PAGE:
You weren't born JUST to work, pay bills and die
Whenever people are asked at the end of their life about what they wish they’d done more of or spent more time doing, never is it that they wished they’d squeezed in an extra few hours working, and never is it that they wish they’d saved up more money.
It is ALWAYS that they wished they’d seen a part of the world they never got to visit, that they’d spent more time with the people they love, that they’d gone after something they had always wanted to do or try, that they’d told someone how they really felt, and that they’d simply had more fun, laughed more, and worried a lot less.
Excerpts from the book, The Top Five Regrets of the Dying, written by Bronnie Ware, a former palliative care nurse.in Australia, who spent several years caring for patients during the last 12 weeks of their lives, routinely asked her patients about “any regrets they had or anything they would do differently.”
If you can relate to this, and have thought about re-thinking you're life, join the Club -- you're not alone.
“From the moment that you lose your health, it is too late. Health brings a freedom very few realize, until they no longer have it.”
It's time to rethink the American Dream. For too long, it's been defined by the idea that we need to own more stuff than our neighbors to be happy. But is that really the key to happiness? Do we find fulfillment by sacrificing our dreams for the pursuit of material possessions?
At its core, the American Dream is about freedom and opportunity. It's about the ability to pursue our passions and achieve our goals. Yet, somewhere along the way, we've lost sight of this. We've become obsessed with owning more and more stuff, thinking that it will bring us happiness.
But the truth is, happiness doesn't come from owning more stuff. It comes from living a meaningful life, pursuing our passions, and building strong relationships with those around us. It's time to shift our focus away from material possessions and back to what really matters.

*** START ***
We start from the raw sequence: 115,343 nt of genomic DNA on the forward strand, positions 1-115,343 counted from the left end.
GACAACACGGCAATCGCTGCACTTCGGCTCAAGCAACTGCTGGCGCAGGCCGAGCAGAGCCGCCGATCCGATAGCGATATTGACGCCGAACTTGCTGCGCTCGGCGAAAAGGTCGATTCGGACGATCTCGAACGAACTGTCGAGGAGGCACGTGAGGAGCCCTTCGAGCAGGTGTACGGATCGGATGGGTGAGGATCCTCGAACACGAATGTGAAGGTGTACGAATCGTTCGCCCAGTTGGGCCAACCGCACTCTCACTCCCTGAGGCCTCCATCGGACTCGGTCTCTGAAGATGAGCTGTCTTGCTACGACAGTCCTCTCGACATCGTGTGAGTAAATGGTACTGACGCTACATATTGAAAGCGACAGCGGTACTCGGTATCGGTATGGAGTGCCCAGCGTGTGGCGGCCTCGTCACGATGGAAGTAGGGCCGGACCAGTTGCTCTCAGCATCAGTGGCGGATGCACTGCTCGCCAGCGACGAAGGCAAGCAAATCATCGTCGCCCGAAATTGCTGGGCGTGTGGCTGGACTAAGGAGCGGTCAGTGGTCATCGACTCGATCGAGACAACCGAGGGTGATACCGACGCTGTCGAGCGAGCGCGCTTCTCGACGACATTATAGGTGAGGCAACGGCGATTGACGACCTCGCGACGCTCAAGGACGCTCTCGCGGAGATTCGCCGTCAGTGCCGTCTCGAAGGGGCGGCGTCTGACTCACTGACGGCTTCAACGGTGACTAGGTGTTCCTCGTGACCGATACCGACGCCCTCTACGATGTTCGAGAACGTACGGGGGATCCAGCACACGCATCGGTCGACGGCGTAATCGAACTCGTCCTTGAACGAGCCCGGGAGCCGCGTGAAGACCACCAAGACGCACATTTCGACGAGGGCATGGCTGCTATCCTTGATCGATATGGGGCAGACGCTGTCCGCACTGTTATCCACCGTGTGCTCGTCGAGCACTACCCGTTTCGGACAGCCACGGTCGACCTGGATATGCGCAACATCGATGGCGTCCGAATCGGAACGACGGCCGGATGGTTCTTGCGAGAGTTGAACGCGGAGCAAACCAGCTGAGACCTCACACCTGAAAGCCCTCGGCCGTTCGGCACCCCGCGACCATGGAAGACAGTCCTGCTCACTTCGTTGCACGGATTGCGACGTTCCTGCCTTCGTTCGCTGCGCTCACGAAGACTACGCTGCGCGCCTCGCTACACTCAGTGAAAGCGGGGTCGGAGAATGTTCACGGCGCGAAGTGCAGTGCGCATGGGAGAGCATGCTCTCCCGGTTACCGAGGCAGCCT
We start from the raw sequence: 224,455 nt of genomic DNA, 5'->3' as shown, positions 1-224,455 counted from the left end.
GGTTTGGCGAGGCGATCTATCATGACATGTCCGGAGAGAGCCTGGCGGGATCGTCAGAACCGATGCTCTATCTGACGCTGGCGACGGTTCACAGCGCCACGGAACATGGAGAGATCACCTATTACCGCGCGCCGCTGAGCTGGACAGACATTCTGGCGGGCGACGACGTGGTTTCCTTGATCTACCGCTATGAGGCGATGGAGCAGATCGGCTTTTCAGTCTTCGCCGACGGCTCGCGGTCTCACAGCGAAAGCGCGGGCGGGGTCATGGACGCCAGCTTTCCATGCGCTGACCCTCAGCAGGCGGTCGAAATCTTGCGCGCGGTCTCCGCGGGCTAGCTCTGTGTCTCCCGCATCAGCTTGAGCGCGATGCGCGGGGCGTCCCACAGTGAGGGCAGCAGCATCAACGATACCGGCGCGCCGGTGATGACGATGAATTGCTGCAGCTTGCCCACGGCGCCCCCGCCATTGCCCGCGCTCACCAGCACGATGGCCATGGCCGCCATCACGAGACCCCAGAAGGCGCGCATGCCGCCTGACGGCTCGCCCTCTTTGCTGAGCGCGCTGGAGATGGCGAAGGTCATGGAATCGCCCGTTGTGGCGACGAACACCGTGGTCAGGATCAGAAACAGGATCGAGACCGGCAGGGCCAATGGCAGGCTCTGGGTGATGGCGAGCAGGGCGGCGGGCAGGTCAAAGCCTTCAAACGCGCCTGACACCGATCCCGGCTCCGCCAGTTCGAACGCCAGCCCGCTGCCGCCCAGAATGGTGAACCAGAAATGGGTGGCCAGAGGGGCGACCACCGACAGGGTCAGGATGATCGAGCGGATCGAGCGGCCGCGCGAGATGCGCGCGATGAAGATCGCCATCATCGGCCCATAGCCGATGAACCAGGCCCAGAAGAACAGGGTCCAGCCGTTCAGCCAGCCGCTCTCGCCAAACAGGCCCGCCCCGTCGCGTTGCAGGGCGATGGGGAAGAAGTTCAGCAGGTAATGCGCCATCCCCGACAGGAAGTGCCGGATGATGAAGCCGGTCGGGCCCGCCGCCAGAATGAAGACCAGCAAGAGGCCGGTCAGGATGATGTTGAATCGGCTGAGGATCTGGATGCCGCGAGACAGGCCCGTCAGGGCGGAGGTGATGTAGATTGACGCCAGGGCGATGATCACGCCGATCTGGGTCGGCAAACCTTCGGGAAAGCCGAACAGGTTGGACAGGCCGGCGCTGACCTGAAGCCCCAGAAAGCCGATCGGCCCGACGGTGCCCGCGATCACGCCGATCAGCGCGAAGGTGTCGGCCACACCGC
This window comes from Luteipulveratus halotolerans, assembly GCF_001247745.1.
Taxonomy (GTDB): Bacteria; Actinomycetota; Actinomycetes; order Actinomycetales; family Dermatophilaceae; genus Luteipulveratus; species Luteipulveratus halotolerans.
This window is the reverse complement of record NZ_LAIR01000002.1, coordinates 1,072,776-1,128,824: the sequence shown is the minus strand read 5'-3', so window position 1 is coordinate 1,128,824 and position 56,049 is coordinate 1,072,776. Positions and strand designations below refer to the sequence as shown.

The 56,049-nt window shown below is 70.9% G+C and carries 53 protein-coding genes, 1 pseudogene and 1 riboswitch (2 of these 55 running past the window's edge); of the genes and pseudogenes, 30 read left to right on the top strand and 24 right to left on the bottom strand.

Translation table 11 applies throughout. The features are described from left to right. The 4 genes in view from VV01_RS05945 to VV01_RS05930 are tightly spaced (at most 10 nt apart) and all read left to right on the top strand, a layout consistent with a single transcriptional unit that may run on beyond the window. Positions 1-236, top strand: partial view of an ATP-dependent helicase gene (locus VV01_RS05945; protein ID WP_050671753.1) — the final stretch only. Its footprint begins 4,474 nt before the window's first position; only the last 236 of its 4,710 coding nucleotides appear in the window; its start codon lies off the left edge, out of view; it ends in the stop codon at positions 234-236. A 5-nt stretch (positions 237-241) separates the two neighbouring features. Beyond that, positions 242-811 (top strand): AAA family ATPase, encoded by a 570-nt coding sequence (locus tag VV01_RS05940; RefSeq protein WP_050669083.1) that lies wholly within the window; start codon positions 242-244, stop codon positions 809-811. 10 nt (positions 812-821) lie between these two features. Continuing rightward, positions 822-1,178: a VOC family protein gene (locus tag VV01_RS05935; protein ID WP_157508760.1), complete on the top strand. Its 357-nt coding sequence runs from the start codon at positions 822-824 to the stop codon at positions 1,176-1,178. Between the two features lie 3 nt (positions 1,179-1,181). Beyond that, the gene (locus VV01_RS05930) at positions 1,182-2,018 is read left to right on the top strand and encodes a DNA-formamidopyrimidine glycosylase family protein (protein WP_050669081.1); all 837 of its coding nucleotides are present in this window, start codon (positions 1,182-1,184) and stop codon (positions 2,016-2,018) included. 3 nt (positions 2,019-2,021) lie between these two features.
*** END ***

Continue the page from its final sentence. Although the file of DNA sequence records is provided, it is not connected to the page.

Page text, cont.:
Why do people live in vans?
For many Americans, a significant portion of their income goes towards paying for housing. In fact, it can take up to 15 years of working just to pay for the roof over their heads. This has led to a situation where 76% of Americans are living paycheck to paycheck. With the average U.S. mortgage costing $2800 per month and the average rent costing $1700, it's no wonder that so many people are struggling to make ends meet.
However, there is an alternative to this cycle of debt: living smaller. While tiny houses may not be for everyone, there are valuable lessons that can be learned from this lifestyle.
By downsizing and simplifying our lives, we can reduce our living expenses and escape the burden of excessive debt. Not too mention the stress of living in debt.
One option to consider is living in a van or motorhome. It may seem like an unconventional option, but it has gained popularity in recent years. In a survey, respondents listed freedom, low cost of living, adventure, and connecting with nature as their top reasons for considering this lifestyle. Whether you're young or old, if you're looking for a way to achieve financial freedom and a more fulfilling lifestyle, it's worth exploring alternative living arrangements. Living in a van or motorhome may not be for everyone, but it's certainly an option worth considering.
After asking respondents to rank the reasons why they would consider to live in a van or motorhome, ranked from top to bottom are: